Ambush (2023) Review

Ambush, from director Mark Burman (Piranha Sharks, South Bureau Homicide) and his co-writers Johnny Lozano and Michael McClung (American Martyr) is the latest film to try and turn one of the most divisive events in American history, the Vietnam War, into mainstream entertainment. Despite a burst of “Namsploitation” films like Missing in Action, The Last Hunter and Siege of Firebase Gloria in the 1980s, the war has resisted attempts to make it the subject of action films, and this doesn’t seem likely to change that.

General Drummond (Aaron Eckhart, The Dark Knight, Chief of Station) sends Special Forces Captain Mora (Gregory Sims, Real Steel, The Midnighters) to a remote firebase to pick up a binder full of names and locations of Vietnamese operatives. Before he can bring it back to headquarters, the Viet Cong attack and steal the binder back. This does not sit well with General Drummond, who orders it retrieved at all costs. The problem is the troops he has available are the engineers under Corporal Ackerman (Connor Paolo, Stake Land, The Last Stop in Yuma County) who are constructing the base. Or, as he sneeringly refers to them, “a bunch of construction workers”.


He does have a couple of non-engineers however, there’s a tracker named Miller (Jonathan Rhys Meyers, Disquiet, Yakuza Princess) and another Special Forces operative, Crawford (Mac Brandt, Lovecraft Country, Prison Break). However, if Mora had overheard the conversation between Crawford and Drummond he might not be so willing to trust him.

Now if this sounds a bit like Battle for Saipan, with non-combat troops forced to fight, you’re right. But that’s an old trope, going back at least as far as the 1944 John Wayne film The Fighting Seabees. Where Ambush sets itself apart is by taking place mostly underground in the maze of tunnels the Viet Cong used to get around unseen. That’s only been used as a setting once before, and that was The Tunnel Rats by, of all people, Uwe Boll.


This allows the film to develop a claustrophobic atmosphere and concentrate more on suspense and fear of booby traps, a tripwire that releases live scorpions, pits full of stakes, etc. Which is good because like most low to mid-budget films. Ambush is low on standup battle scenes. It also means, by keeping the name actors above ground, they have an excuse to limit their screen time.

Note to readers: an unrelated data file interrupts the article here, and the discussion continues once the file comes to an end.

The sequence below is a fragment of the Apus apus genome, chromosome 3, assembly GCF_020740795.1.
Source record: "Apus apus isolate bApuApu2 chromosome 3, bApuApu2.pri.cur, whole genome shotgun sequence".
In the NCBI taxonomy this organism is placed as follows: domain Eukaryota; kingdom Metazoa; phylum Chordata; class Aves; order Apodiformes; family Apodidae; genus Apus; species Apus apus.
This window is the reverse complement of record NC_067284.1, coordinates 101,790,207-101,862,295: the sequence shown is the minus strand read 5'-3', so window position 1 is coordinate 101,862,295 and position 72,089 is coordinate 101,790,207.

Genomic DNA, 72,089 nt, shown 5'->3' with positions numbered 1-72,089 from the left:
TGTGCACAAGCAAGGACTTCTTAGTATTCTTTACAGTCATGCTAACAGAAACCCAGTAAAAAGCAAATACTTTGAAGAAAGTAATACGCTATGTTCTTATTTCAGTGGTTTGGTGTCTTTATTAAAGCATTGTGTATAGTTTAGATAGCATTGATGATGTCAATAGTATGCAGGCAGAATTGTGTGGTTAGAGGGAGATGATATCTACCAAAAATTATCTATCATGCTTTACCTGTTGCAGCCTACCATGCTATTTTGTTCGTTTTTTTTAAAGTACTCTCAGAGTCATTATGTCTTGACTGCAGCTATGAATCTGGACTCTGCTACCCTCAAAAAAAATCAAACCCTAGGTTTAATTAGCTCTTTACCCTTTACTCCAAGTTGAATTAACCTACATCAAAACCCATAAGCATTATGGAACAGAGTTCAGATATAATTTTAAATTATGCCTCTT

As for the action scenes themselves, the two above-ground battle scenes are OK, but the film’s low budget shows during the attack on the base. It’s fairly obvious they’re shooting around a lack of extras and lack the budget to show much in the way of explosions. Ambush is at its best when staging small-scale skirmishes inside the tunnels, capitalizing on the small spaces to cover for the lack of major set pieces.

Unfortunately, too much of that time underground is wasted on scenes of people complaining about being lost or going in circles. This very quickly gets on the nerves and the film would have been better trimming most of them out. Something that, at a hundred and four minutes, Ambush could easily afford to do.


It also, rather oddly, seems to want the viewer to care about Drummond and Mora despite the fact they’re willing to bury their own men alive if need be. Ackerman, despite being the one to actually take the risks and get shit done, is portrayed as weak and naive. Drummond gets to utter inspiring speeches from far behind the lines and Mora struts around screaming “I didn’t order you to breath, I ordered you to answer my question!”. Ackerman gets to tell us how much fibre is in an MRE. And as the film ends, the last shot is of Drummond looking pensively into the camera rather than of the few survivors back at the camp.

Another case of a good idea brought down by a poor script, Ambush runs into problems due to mostly unlikable characters and some really painful dialogue. It’s watchable, but you’ll probably end up hitting fast-forward or mute more than once before it’s over.

Saban Films will release Ambush in theatres and on VOD and digital platforms on February 24th. If you want something similar but hopefully better, FilmTagger can suggest some titles.

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